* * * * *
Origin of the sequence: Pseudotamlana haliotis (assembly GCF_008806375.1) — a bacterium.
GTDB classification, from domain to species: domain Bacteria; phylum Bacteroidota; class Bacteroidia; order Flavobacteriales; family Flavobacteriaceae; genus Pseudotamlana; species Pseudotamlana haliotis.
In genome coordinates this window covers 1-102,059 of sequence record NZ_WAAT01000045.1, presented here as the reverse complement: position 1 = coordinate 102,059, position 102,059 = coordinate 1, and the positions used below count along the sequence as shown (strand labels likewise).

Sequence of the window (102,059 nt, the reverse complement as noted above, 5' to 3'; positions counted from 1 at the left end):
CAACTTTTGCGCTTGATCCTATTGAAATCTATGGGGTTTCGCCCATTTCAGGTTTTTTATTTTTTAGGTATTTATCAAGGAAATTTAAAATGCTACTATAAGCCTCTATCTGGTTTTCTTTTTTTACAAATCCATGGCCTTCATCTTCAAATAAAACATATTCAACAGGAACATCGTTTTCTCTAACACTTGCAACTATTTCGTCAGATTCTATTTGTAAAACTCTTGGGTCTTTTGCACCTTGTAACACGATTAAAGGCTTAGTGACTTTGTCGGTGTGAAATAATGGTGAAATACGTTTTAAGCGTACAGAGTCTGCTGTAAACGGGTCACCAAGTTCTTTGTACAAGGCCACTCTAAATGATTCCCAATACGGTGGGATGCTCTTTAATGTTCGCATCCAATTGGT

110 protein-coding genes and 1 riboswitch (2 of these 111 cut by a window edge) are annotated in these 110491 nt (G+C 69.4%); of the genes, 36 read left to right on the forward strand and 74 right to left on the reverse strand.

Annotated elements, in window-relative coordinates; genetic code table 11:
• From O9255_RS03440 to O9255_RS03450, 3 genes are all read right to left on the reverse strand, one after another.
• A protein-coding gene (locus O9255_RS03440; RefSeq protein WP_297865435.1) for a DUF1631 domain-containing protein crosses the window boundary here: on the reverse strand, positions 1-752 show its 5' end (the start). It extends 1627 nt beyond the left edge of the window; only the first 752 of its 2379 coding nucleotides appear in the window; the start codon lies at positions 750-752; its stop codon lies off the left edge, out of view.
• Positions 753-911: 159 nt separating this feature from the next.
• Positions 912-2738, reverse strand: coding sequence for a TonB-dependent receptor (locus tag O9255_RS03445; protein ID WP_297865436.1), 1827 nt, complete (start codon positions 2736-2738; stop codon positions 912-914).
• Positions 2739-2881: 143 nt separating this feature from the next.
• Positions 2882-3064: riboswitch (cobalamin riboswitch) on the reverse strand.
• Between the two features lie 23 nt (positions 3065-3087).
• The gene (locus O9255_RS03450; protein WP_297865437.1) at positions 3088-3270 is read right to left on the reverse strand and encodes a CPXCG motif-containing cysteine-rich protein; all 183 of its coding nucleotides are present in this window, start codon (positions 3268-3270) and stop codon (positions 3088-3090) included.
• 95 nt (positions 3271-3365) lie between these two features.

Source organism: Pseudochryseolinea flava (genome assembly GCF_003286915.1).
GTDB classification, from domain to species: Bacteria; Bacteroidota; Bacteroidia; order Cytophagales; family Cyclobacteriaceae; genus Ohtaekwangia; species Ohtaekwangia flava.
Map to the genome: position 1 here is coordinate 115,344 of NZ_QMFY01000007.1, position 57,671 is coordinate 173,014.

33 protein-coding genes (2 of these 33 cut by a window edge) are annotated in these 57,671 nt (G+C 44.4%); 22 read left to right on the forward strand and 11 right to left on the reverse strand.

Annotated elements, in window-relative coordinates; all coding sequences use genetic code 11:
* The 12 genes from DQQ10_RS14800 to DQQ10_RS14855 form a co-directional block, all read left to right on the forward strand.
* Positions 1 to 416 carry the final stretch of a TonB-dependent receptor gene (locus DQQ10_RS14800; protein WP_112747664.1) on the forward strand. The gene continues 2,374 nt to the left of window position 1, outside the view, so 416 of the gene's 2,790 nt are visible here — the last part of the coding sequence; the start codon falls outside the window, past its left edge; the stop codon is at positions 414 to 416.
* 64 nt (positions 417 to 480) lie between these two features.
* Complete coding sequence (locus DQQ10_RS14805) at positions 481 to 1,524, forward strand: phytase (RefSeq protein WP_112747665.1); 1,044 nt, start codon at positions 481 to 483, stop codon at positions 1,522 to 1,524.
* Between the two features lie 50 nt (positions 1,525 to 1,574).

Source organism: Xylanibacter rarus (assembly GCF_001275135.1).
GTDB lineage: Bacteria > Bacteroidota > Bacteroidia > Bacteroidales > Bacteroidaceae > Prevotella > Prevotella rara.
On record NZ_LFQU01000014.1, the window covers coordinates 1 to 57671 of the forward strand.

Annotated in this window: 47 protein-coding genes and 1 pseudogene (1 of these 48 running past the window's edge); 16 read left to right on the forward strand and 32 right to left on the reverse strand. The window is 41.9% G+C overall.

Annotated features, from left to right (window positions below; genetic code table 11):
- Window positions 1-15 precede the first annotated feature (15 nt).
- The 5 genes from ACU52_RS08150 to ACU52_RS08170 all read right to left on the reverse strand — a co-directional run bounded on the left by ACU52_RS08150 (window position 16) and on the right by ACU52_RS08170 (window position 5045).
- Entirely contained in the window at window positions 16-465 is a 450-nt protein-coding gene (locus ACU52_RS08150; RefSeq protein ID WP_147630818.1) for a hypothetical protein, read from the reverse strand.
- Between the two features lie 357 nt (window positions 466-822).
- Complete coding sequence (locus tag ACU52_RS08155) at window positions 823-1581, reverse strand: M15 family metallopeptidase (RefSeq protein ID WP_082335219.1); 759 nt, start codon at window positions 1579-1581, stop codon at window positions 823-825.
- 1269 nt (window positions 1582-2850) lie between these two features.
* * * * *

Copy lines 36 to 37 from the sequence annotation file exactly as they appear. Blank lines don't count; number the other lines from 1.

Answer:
- Complete coding sequence (locus tag ACU52_RS08155) at window positions 823-1581, reverse strand: M15 family metallopeptidase (RefSeq protein ID WP_082335219.1); 759 nt, start codon at window positions 1579-1581, stop codon at window positions 823-825.
- 1269 nt (window positions 1582-2850) lie between these two features.